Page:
P.S. Be on the lookout for an upcoming post about an upcoming talk about the Biennial that will be hosted by iCI in Chicago as well as a post on Alan Massey’s Line Composition Series!
Posted: February 28th, 2011 | Author: Aubree Penney '13 | Filed under: The Latest | Tags: Harrell, human rights, Jens, Michael Patterson-Carver, Oregonian, People's Biennial, Same-Sex Marriage, Sex Drive, smile, Stuart Horodner, textuality, Waiting for Obama | Comments Off
David has left you, Rachel has left you, and you are left with me, Aubree Penney, Haverford sophomore, soon to be Religion and English double major, and art enthusiast, here to keep you updated about the People’s Biennial!
Portland native Michael Patterson-Carver marries political activism with his art. Harrell Fletcher, one of the curators of the People’s Biennial, discovered Patterson-Carver selling his artwork outside of a Trader Joe’s in Portland.
It’s a Cinderella story of sorts, with Patterson-Carver going from living in a tent to having his artwork shown in New York and London galleries. For more on Patterson-Carver’s story, check out “An artist, discovered” by Su-jin Yim from the August 16, 2007 issue of the Oregonian.
As the call went out for submissions to the People’s Biennial, Patterson-Carver’s work was featured as being representative of the kind of work co-curators Harrell Fletcher and Jens Hoffman might select for the People’s Biennial. The piece used was his Waiting for Obama.
Michael Patterson-Carver's Waiting for Obama, 2008.
Featuring people of different races and genders, Patterson-Carver emphasizes the shared experience of awaiting Obama through the similarity of each person’s stance and their dress, which only varies slightly between pants, skirts, and shirts with or without zippers. It has a decidedly global perspective rather than patriotic perspective, suggesting a pressing universal need for Obama’s presidency as “the world is waiting.” Patterson-Carver’s figures identify a distinctive “other” which must be prosecuted, namely the “Bushies” and the “fascists.”
His work is also included in Sex Drive, the current show here at the Cantor Fitzgerald Gallery. Curated by Stuart Horodner, Sex Drive features Patterson-Carver’s “Same Sex Marriage 2” on the front wall, making it a part of viewer’s initial and concluding experiences of sex as they go through the show.
Michael Patterson-Carver's Same-Sex Marriage 2, 2007.
One of the few pieces of the show that directly confronts the political sphere’s relation to sex, Patterson-Carver’s piece aligns the “pursuit of happiness” with marriage, depicting numerous happy people in couples, based on the figures’ body language. Less graphic than many of the images of Sex Drive, Same-Sex Marriage 2 provides an opportunity to consider sex intellectually and politically, rather than evoking a more visceral reaction.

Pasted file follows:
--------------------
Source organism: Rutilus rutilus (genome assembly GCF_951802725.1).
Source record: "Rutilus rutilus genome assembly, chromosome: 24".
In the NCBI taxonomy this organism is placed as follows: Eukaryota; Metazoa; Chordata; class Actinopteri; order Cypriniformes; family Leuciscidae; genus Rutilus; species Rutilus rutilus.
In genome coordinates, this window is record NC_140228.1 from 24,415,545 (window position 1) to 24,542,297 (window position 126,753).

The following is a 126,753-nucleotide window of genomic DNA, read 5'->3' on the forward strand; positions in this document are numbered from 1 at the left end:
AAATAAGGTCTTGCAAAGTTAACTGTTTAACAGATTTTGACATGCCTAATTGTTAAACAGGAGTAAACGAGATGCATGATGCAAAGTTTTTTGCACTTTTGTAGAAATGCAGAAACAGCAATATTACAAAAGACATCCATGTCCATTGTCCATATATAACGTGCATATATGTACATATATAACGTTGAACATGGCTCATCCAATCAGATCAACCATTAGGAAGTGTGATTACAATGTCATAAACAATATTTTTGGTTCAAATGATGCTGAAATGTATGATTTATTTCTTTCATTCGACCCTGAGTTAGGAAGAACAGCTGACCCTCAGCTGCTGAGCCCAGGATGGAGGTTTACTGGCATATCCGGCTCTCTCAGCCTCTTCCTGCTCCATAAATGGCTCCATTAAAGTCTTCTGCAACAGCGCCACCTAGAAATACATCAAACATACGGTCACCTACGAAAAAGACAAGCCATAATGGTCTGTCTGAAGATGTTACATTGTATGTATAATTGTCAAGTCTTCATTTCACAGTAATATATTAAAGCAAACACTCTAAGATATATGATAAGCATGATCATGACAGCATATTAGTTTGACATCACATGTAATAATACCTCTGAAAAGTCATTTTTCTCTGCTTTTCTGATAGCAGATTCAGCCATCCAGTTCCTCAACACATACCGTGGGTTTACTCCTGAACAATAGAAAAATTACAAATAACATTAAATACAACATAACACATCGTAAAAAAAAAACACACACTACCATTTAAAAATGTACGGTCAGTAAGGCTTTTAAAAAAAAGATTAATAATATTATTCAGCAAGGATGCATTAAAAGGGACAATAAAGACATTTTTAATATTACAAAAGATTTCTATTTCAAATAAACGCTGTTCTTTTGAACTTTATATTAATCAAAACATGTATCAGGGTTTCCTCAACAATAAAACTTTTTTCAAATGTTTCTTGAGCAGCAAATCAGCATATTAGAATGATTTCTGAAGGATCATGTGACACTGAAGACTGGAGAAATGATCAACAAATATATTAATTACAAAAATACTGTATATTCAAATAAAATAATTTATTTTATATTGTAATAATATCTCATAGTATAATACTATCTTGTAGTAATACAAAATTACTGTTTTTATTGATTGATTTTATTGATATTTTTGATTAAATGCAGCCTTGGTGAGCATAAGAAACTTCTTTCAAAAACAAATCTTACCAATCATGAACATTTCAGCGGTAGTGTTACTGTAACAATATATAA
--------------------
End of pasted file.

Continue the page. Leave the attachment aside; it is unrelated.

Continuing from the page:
In his work Patterson-Carver continually confronts us with our own textual fascination, that at times even image falls short of the power of words as we find ourselves drawn to the text on the signs. He also calls into question the idea of presence-in both Waiting for Obama and Same-Sex Marriage 2 there seem to be an excess of signs, but no more people beyond the second row of figures. The protest extends beyond the group gathered; it is representative of a larger unseen body which too demands those rights though these people themselves are unseen.
Personally, what I find most fascinating about Patterson-Carver’s work is his insistence that his figures smile. Su-jin Yim quoted Patterson-Carver in the August 16, 2007 issue of the Oregonian saying, “The protesters smile…because they know they will succeed.” It is a joyful protest, a celebration of an impending certain victory, no matter if it might occur in the next year, as with Waiting for Obama, or in years to come, as with Same-Sex Marriage 2.
Posted: August 6th, 2010 | Author: David | Filed under: The Latest | Tags: Harrell, Jorge Figueroa, Raíces Culturales Latinoamericanas, Steve Magnotta | Comments Off
We met Jorge through Raíces Culturales Latinoamericanas. They had a number of his photographs on display and, upon seeing them, we knew we had to get in touch with him. Jorge wound up bringing his work to the open call in Philadelphia. Speaking about his work, Jorge explained, “I document visual moments of humanity, particularly of people whose lives would otherwise be bypassed by art and history. I study people.” The resulting photos are intimate scenes of everyday life made timeless by Jorge’s black and white images.